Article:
While preparation is important, don’t let it become a barrier to actually rolling up your sleeves and getting on with it. The truth is that you’re never going to feel 100% ready or equipped to cope with every eventuality, but bite the bullet despite this and deal with any issues as they develop. If you’re going to succeed, you simply have to get on with it at some point.

The ‘Big Bang’ vs. the ‘Softly, Softly’ Approach

When you’ve made the decision that you’ll introduce change to your life, you can either do it all at once or adopt the alternative habits at a more gradual pace.

When I was trying to lose weight, I always pledged to go on a diet at the start of every week. I’d spend the weekend before eating all the food that would be off limits as soon as the Monday morning came round. Then, I’d go almost ‘cold turkey’, cutting all of the unhealthy stuff from my menu. I was super-strict about what I ate and stuck religiously to a reduced-calorie eating plan. It was a case of all-or-nothing. Inevitably, during every attempt to shed the pounds, I’d succumb to temptation and sneak a snack I wasn’t allowed. This would (in my eyes) mark the failure of the diet and I’d end up repeating the whole process the very next week!

I was able to break this destructive cycle when I altered how I approached the situation. Instead of cutting everything from my eating plan, I slowly replaced certain foods with alternative, low-fat versions. Treats were ok from time to time. Rather than diving headfirst into a major revision of my previous eating habits, I took things bit by bit (literally). This meant I was able to replace the old habits at a pace my mind and body could cope with. In the end, with this different mindset, I managed to lose nearly 100 pounds.

Don’t Leave it Until Later to Start

You too might find it preferable to build up to your desired change, taking smaller steps rather than one giant leap on a specific day. For example, if you’d love to be more confident at work, there’s no need to set a date in the future to suddenly go for it. Instead, try acting a little more self-assured with one colleague straightaway. By all means, study the advice in those self-help books, but feel just as free to learn what works for you as you go along. When you feel more confident, widen your new attitude and skills to include your whole team. Your goals are more likely to become a reality when you start small.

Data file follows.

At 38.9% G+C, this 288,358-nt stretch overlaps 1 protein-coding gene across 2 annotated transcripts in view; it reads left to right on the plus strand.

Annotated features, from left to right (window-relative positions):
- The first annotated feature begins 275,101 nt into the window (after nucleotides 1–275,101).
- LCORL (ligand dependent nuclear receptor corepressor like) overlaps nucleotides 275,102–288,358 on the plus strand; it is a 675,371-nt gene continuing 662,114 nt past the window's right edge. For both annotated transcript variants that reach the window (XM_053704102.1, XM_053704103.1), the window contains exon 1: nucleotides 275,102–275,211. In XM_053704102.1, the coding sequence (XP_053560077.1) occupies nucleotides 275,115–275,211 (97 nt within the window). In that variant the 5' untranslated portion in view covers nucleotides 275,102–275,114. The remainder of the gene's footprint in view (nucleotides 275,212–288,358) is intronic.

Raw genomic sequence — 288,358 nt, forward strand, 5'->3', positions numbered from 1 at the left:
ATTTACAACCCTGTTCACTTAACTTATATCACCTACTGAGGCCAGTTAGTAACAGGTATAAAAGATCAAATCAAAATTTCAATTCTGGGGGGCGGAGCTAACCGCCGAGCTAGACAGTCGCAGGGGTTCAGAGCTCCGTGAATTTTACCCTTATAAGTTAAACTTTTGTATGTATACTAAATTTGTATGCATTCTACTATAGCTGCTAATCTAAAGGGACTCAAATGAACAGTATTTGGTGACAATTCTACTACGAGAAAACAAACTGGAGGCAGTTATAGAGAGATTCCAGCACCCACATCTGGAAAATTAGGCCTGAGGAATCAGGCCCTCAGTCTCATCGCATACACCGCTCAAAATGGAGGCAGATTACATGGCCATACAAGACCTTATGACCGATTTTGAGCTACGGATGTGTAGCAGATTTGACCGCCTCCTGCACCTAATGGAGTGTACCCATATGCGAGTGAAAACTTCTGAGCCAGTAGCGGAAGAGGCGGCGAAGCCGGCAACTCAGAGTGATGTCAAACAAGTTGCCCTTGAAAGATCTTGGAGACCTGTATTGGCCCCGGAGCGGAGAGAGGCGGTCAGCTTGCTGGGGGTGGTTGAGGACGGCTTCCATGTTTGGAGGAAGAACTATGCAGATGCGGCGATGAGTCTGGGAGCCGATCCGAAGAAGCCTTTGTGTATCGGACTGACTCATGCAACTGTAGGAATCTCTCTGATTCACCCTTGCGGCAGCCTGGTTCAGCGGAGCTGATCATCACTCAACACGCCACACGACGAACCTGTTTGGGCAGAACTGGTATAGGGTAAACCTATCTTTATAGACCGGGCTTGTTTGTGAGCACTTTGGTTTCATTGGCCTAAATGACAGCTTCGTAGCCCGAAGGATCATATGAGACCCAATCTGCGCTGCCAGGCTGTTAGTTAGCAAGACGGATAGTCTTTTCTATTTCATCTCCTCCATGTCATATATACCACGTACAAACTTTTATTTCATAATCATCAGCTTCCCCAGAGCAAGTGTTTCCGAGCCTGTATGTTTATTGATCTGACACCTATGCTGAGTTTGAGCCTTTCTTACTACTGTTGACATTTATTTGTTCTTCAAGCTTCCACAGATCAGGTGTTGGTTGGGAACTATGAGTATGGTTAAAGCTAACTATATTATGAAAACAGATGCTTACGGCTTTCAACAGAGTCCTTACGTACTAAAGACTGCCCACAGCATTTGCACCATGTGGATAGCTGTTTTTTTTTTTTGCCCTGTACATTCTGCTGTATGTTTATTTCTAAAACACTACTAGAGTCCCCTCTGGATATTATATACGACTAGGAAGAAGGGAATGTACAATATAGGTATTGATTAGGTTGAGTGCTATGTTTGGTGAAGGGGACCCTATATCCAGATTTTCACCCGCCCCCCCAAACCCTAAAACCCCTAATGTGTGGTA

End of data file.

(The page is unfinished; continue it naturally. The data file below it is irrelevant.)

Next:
When you set a date sometime in the future to start your first day of change, you focus all your attention on that ‘big day’. All your efforts are aimed at that watershed moment. There’s an in-built pressure on you that it’s got to work at that one time – or else you’ve failed.

As you come to the end of this article, ask yourself what’s to stop you from quietly beginning your first day of change right now?

No fanfare. No fuss. Just gradually put into practice the tips and advice you’ve read on how to do it.

This time is as good as any to start.

What’s holding you back from making those changes you want in your life? How do you motivate yourself to actually begin the process of change?

Please share your tips and thoughts in the comments.

Photo by Martin Neuhof

14 thoughts on “Start Your First Day of Change Right Now”

  1. This sounds so familiar (especially the diet!). I prefer now to make small choices, day to day, towards what I want to achieve and over time, these small daily choices make a big difference.

    1. Hi Kate,

      I agree with you… smaller choices are much more sustainable than big dramatic ones. These can often feel like shocks to the system and our mind just can’t cope and rejects.

      Little changes to our daily habits help us to ‘acclimatise’ to the new ways- making us more likely to stick at it.